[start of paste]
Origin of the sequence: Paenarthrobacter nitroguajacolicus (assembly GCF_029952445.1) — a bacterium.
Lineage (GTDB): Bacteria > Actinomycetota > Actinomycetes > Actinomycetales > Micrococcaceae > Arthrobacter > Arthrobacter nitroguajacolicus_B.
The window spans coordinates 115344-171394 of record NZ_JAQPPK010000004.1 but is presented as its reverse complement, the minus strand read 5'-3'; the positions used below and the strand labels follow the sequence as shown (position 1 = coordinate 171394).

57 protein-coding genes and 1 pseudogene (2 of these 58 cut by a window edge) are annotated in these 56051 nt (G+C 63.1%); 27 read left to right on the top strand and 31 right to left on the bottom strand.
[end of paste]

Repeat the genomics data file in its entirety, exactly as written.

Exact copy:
Origin of the sequence: Paenarthrobacter nitroguajacolicus (assembly GCF_029952445.1) — a bacterium.
Lineage (GTDB): Bacteria > Actinomycetota > Actinomycetes > Actinomycetales > Micrococcaceae > Arthrobacter > Arthrobacter nitroguajacolicus_B.
The window spans coordinates 115344-171394 of record NZ_JAQPPK010000004.1 but is presented as its reverse complement, the minus strand read 5'-3'; the positions used below and the strand labels follow the sequence as shown (position 1 = coordinate 171394).

57 protein-coding genes and 1 pseudogene (2 of these 58 cut by a window edge) are annotated in these 56051 nt (G+C 63.1%); 27 read left to right on the top strand and 31 right to left on the bottom strand.